The Sorenson Impact Center (Center), through a three-year, $3.5 million grant from the SIF, works with government leaders and nonprofit providers to advance the PFS model. The Center also received generous grants from the Laura and John Arnold Foundation and the Sorenson Impact Foundation

Pay for Success is an innovative funding model that drives government resources toward social programs that deliver positive outcomes for the people who need them most. Pay for Success is an opportunity to deliver larger scale and better services to vulnerable populations without further straining government budgets or putting taxpayer money at risk.

“The SIF is proud to support the Center in their work with governments and nonprofits across the West to address challenges facing low-income communities,” said Damian Thorman, SIF Director. “From early education to mental health services, the Center is leading the way to test the feasibility of implementing Pay for Success models across a wide array of focus areas while contributing to the SIF’s greater mission of finding what works and making it work for more people.”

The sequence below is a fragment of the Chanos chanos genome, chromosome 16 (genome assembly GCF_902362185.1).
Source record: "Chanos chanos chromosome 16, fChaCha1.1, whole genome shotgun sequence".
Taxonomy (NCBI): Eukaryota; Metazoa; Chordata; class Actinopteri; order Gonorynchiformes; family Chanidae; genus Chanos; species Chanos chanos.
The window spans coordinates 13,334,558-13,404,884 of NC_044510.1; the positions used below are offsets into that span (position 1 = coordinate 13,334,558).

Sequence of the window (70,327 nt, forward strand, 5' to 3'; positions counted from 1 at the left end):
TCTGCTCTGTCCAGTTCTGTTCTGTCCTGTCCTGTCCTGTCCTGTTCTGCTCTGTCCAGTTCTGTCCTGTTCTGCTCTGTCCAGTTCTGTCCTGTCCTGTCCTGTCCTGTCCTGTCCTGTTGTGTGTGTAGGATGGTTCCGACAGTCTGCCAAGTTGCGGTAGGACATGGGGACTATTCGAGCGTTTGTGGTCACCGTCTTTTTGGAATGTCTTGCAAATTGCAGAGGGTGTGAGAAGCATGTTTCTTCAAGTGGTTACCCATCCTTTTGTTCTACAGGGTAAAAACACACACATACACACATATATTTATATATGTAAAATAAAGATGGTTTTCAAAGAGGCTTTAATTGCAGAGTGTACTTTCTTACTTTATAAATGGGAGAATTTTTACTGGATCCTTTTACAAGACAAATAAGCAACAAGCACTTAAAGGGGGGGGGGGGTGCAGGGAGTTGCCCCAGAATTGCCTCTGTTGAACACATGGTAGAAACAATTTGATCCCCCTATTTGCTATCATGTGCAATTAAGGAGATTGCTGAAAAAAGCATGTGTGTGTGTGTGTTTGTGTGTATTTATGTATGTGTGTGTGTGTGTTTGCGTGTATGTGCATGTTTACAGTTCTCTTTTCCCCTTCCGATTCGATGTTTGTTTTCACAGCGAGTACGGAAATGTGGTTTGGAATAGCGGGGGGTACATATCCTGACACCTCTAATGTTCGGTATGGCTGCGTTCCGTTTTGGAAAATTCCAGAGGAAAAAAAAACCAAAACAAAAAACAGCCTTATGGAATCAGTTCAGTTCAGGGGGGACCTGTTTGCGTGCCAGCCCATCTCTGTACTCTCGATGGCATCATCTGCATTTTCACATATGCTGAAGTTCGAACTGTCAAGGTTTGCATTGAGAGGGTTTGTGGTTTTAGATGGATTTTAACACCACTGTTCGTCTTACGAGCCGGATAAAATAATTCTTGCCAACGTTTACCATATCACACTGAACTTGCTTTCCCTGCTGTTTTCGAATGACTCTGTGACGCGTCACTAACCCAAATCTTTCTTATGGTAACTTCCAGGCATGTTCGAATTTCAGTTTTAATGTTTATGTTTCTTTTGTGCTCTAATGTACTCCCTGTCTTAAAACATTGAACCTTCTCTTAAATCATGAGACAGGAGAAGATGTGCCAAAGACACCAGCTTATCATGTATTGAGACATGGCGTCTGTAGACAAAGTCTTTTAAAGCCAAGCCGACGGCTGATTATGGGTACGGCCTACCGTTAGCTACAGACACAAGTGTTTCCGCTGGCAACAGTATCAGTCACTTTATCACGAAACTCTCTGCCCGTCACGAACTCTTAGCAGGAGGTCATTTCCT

Alliance House is a Salt Lake City, Utah based nonprofit organization that was founded in 1987. They provide a restorative environment and services to adults with serious persistent mental illness (SPMI). Alliance House delivers the “Clubhouse International Model” and is part of a multi-national network with over 330 organizations across the world. The Clubhouse International Model is an innovative psychosocial program which takes place in a setting that is neither institutional nor a treatment center. It supports adults with SPMI to rebuild self-sufficiency and create sustainable solutions for mental illness. This is accomplished by developing community, dignity, and opportunities through housing, education, productive work, and meaningful relationships. Alliance House will utilize grant funding, in addition to tailored in-depth support services, from the Sorenson Impact Center to increase staff capacity and invest in new technology in order to carry out increased research on the economic value of the evidence-based outcomes that the Clubhouse Model produces, and the cost saving benefit of participating in the program.